Orioles’ Dean Kremer to start Game 3 of ALDS with family in Israel ‘in back of my head’ – Boston Herald


As Orioles pitcher Dean Kremer steps on the mound for the biggest game of his life Tuesday night, he said the safety of his family in Israel will be “in the back of my head.”

Kremer, a dual Israeli American citizen, said his family is “OK” as the war between Israel and Hamas extended to a third day Monday with a death toll of more than 1,500.

“Obviously, it’s a very sad situation,” Kremer said during a news conference Monday afternoon after he was announced as Baltimore’s starter for Game 3 of the American League Division Series. “A lot of things are being brought to light. But everybody’s OK right now.”

After an attack by Hamas, a militant group that governs the Gaza Strip in Palestine, Israel declared war on Hamas and launched airstrikes on the enclave that’s home to more than 2.1 million people. Hamas on Monday responded to the retaliatory strikes by threatening to kill captured Israelis.

Kremer, 27, was born in California but lives in Israel for two months every year. When the Los Angeles Dodgers selected him in 2016, he became the first Israeli drafted and signed by an MLB team. He pitched for Team Israel in the World Baseball Classic in 2017 and 2023.

When manager Brandon Hyde told Kremer on Sunday he would be starting Game 3, Kremer said he didn’t second-guess whether he would be able to pitch in the win-or-go-home contest, as Baltimore trails the Texas Rangers 2-0 in the best-of-five series.

“Is there a hesitation? No. I still want to pitch,” Kremer said. “But, I mean, it’s going to be in the back of my head.”

Hyde said he had a conversation with Kremer at breakfast Monday morning to check how he and his family were doing.

“Gave him my support and sympathies for him and his family that’s involved, and he seemed OK,” Hyde said. “He seemed like he was ready to pitch. He seemed like he felt comfortable with where his family situation was at with the whole thing.

“Obviously, he’s very disturbed and there’s a lot of things going on. But I think he’s really looking forward to pitching tomorrow, so I didn’t think it was going to affect him.”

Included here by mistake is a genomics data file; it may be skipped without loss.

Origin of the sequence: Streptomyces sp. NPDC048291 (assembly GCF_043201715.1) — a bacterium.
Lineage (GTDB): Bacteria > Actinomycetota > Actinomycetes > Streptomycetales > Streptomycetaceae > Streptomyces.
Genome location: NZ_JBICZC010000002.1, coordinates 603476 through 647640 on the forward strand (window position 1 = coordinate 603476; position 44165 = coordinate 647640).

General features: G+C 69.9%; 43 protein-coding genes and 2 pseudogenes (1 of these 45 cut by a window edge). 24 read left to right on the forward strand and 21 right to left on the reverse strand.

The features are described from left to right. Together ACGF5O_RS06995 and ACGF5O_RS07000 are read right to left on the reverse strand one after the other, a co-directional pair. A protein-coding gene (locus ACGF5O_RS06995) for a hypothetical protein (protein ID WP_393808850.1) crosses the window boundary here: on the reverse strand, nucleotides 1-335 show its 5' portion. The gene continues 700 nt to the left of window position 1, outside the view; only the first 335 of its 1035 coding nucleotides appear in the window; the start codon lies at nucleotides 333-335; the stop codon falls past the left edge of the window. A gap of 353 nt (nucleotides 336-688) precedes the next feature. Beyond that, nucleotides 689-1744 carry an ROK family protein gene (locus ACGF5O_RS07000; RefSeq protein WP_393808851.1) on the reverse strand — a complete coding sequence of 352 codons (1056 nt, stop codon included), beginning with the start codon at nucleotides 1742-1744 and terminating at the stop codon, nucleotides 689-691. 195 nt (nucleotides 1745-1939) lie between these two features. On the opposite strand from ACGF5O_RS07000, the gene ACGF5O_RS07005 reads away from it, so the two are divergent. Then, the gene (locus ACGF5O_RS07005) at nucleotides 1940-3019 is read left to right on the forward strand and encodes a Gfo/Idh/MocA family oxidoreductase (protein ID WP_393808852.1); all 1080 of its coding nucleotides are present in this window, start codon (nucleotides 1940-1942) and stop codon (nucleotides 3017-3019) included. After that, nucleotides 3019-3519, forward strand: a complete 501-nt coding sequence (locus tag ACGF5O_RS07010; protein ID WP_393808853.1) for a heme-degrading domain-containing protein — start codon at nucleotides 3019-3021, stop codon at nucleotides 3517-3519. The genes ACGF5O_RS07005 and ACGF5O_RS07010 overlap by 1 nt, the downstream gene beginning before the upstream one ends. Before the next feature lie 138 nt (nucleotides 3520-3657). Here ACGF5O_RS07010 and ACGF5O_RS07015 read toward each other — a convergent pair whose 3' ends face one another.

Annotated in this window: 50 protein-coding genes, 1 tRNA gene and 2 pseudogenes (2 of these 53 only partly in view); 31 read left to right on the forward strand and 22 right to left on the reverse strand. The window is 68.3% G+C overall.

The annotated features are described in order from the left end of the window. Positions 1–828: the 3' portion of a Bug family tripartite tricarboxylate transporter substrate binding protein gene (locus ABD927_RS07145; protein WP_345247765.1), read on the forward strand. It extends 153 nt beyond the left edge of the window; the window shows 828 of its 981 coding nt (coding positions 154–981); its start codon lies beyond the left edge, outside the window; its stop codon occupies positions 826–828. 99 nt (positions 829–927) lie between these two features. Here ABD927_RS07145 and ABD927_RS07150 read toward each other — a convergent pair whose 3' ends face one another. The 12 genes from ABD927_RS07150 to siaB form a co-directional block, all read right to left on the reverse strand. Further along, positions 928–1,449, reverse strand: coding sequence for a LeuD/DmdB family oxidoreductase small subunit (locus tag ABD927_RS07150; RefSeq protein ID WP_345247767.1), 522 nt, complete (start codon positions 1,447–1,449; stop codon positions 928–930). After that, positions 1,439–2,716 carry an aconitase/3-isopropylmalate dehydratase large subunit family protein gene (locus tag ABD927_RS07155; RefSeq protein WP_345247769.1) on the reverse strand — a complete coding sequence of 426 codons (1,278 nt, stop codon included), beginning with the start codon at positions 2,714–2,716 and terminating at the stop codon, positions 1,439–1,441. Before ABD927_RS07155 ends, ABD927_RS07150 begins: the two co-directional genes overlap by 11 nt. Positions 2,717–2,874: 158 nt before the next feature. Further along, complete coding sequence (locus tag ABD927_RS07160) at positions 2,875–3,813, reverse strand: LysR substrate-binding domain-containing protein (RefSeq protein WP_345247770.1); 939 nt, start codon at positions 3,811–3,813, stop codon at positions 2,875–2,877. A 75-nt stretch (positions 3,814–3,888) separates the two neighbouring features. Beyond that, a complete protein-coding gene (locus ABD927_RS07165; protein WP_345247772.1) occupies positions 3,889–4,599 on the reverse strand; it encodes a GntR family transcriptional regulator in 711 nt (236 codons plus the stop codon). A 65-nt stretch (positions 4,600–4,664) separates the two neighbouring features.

In addition to Hyde, Kremer said almost every teammate of his also checked on him at some point over the past two days.

“I’m very grateful for that,” he said.

On the field, his teammates also believe in Kremer’s ability to step up Tuesday, as shortstop Gunnar Henderson said Kremer “competes his butt off each and every outing.”

“I mean, all year he’s been that guy that’s helped guide us through those little swing starts that we needed him to come through,” Henderson said. “And being able to have him on the mound tomorrow is going to be great. I’m really looking forward to playing behind him.”

Kremer started perhaps the two most important games of the Orioles’ regular season, and he delivered both times. He’ll likely need to again to keep Baltimore’s season going.

The Orioles dropped the first two games of the ALDS, as Kyle Bradish and Grayson Rodriguez weren’t their second-half selves in their postseason debuts. Bradish didn’t make it through five innings Saturday after a dicey fourth inning, and Rodriguez was hammered for five runs in the second inning of his short start Sunday.

Tuesday, it’ll be up to Kremer, who went 13-5 with a 4.12 ERA in the regular season, to help extend their season. He’ll pitch opposite Rangers right-hander Nathan Eovaldi, who posted a 12-5 record with a 3.63 ERA in the regular season. In his career, Eovaldi, a 33-year-old veteran, has a 2.90 ERA in 49 2/3 playoff innings.

After an up-and-down first half, Kremer reestablished himself in the second half. In his final 15 starts of the regular season, the right-hander posted a 3.09 ERA with 75 strikeouts in 81 2/3 innings. Home runs were a problem in his first half, as he surrendered 19 in his first 17 starts, but he gave up just eight over his final 15 outings.

The Orioles won 24 of the 32 games Kremer started this season, and none were bigger than his two solid starts in the club’s clinch victories. In mid-September, he allowed one run in five innings in the Orioles’ playoff-clinching win over the Tampa Bay Rays. Eleven days later, he delivered 5 1/3 scoreless innings in Baltimore’s AL East title-clinching victory over the Boston Red Sox.

During the second clinch celebration, Kremer’s teammates said he is a “big-game” pitcher.

“No moment is too big for him,” Bradish said. “He knew what was on the line, and he just showed up.”

“It’s who he is,” said left-hander John Means, who isn’t able to start either game in Arlington because of elbow soreness that kept him off the ALDS roster. “He pitches in big moments, and it’s his personality.”

Around the horn

  • Hyde did not name a Game 4 starter, though it could be veteran Kyle Gibson should the Orioles win Game 3 at Globe Life Field.
  • Closer Félix Bautista underwent Tommy John elbow reconstruction Monday at Trinity Park Surgery Center in Arlington by surgeon Dr. Keith Meister. The right-hander is expected to miss the 2024 season but return for spring training in 2025.

Associated Press contributed to this article.



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